As the European football season rolls into November, one of the biggest storylines continues to be the summer transfer of Gareth Bale. The Welsh international picked up his first brace for Real Madrid in a 7-3 win over Sevilla this week, and at long last it looks as if he is finally becoming comfortable in his new surroundings.
For Bale’s former team, the situation is much more complex. Tottenham chairman Daniel Levy worked diligently to replace Bale by finding multiple players who could fill the void, and in the process ended the summer transfer window at a net loss despite Bale’s estimated 86 million-pound ($137 million) price tag. Skilled attackers like Erik Lamela and Roberto Soldado were brought in to replicate Bale’s attacking numbers, while defensive anchors like Paulinho were paid handsomely to improve a team that had the fourth-highest opponent goal conversion rate in the Premier League (12.4 percent).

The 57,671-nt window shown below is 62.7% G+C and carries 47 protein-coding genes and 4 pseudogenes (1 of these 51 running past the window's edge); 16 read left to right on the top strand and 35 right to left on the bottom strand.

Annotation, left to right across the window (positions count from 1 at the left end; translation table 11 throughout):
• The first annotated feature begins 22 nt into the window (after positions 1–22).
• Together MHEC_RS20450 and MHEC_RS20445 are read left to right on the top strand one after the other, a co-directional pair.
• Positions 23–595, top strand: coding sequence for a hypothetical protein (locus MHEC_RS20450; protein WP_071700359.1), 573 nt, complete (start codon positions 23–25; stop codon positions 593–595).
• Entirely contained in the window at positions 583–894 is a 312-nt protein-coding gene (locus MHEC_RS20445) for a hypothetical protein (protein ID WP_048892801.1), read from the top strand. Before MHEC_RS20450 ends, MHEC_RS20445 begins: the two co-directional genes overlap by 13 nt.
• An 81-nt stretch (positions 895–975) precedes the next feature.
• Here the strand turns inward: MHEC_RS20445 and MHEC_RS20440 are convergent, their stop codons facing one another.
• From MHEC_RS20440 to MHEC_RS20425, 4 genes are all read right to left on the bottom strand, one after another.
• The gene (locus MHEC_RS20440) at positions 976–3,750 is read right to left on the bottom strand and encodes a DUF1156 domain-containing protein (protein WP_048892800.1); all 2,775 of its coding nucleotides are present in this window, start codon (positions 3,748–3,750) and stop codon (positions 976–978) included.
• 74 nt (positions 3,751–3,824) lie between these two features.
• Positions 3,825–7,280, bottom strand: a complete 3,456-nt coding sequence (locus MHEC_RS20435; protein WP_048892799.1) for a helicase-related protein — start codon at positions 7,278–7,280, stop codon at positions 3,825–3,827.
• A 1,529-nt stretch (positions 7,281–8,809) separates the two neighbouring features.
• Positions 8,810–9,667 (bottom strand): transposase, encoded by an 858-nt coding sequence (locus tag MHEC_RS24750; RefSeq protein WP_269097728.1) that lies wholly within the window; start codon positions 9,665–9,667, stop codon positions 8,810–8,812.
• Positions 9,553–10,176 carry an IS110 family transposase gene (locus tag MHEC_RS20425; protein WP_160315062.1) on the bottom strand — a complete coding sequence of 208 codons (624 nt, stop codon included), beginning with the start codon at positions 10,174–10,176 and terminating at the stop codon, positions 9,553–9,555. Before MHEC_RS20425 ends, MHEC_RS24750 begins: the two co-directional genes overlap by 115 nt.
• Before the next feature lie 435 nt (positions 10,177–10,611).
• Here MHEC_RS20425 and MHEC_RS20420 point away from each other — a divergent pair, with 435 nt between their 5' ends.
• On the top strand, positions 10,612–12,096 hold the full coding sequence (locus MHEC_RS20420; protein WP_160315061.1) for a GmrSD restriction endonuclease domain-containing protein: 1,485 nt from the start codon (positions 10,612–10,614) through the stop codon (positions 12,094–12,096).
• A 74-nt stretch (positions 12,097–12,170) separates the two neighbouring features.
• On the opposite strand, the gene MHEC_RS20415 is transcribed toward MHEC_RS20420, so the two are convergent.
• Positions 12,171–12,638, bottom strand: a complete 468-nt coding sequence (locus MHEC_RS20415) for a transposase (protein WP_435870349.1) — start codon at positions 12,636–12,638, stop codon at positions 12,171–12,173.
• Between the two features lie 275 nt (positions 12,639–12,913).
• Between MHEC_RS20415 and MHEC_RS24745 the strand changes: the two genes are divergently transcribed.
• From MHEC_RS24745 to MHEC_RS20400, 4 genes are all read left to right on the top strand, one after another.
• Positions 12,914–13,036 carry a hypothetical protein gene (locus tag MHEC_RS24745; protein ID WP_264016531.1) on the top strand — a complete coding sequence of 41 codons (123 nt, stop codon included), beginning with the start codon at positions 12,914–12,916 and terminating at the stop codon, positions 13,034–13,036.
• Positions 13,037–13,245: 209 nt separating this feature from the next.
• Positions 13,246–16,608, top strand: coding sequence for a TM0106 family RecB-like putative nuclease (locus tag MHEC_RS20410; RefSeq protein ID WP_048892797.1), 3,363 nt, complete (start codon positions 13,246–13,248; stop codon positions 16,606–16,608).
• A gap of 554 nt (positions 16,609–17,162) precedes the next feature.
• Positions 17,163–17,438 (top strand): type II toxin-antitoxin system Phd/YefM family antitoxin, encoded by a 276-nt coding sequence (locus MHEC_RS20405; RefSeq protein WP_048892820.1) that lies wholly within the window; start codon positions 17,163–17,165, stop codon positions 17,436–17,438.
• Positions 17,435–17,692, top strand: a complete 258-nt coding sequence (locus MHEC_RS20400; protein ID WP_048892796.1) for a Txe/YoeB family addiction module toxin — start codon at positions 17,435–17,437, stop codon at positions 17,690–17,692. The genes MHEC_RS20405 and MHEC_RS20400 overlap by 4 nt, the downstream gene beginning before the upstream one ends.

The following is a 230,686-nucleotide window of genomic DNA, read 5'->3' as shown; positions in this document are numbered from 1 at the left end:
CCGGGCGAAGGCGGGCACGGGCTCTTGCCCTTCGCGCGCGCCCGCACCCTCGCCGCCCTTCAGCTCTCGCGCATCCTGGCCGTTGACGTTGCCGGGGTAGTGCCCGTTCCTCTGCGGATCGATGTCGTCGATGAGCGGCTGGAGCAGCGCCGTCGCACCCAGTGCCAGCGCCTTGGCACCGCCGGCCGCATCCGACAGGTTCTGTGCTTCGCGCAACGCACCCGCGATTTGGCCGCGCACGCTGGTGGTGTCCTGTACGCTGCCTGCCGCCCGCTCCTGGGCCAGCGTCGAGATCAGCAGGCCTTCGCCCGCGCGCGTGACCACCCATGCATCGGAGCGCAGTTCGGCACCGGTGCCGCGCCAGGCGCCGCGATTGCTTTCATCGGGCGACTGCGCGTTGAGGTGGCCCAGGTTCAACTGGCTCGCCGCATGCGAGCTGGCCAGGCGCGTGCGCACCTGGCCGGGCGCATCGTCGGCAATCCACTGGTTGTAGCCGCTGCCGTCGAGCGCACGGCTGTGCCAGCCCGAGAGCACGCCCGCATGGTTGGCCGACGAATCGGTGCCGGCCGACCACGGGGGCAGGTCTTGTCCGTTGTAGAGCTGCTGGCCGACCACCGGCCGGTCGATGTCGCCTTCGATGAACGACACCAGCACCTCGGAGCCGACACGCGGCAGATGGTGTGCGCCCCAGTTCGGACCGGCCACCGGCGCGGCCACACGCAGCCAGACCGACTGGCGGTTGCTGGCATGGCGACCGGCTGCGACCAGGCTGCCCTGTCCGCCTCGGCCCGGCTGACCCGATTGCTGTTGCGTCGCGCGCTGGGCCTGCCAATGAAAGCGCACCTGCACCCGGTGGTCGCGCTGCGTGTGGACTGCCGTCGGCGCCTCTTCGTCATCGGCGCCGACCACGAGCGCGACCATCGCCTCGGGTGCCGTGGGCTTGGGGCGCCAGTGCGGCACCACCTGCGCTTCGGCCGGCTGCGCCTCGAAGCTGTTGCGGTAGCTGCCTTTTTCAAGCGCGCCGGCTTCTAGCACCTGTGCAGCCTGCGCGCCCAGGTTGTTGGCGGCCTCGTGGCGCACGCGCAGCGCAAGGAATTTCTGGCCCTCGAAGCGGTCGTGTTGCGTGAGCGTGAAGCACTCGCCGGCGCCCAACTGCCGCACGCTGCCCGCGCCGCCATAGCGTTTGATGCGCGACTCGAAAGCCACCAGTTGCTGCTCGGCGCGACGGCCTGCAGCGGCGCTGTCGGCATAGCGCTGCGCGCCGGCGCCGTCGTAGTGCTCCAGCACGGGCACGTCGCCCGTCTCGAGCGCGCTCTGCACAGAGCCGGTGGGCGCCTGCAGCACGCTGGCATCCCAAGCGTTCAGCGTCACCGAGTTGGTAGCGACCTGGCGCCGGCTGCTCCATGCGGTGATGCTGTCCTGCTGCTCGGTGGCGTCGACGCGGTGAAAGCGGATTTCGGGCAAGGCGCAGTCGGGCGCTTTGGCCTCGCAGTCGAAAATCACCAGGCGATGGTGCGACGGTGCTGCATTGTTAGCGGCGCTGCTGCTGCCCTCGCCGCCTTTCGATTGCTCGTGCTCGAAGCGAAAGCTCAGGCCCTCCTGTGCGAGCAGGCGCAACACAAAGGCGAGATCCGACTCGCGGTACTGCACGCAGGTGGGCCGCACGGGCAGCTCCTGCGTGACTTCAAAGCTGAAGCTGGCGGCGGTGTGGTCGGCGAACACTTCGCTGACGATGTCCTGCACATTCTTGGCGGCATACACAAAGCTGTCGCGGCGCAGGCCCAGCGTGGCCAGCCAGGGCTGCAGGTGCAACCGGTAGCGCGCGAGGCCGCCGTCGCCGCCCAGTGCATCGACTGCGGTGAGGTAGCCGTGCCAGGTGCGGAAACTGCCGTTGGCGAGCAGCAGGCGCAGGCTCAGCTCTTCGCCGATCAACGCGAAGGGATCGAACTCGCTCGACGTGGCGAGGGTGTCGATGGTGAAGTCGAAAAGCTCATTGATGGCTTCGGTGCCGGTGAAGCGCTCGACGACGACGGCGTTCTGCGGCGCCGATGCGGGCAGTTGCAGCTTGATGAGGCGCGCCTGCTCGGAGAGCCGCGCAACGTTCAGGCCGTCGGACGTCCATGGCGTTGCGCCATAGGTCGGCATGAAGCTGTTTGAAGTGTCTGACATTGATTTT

But as Tottenham enters the 10th game of the season, there is little evidence that the team has coalesced around a new identity. Spurs currently sit in fourth place, but have yet to string together a performance or group of performances that show they will avoid being right on the top four “bubble” in the closing weeks of May. In fact, favorable early scheduling makes it that much harder for Spurs fans to accept beating newly promoted Crystal Palace on a penalty in the 89th minute, or taking maximum points from Hull due to a fortunate handball in the penalty area against Ahmed Elmohamady.
Meanwhile, Liverpool has used the first nine games to establish itself as a legitimate top-four contender, adding more pressure for a Spurs roster that is commonly characterized by what it lacks in terms of top talent. However, a closer look at this Tottenham team shows that even though Levy had good intentions with his new signings, his lack of a star player will ultimately keep Tottenham out of England’s top four this season.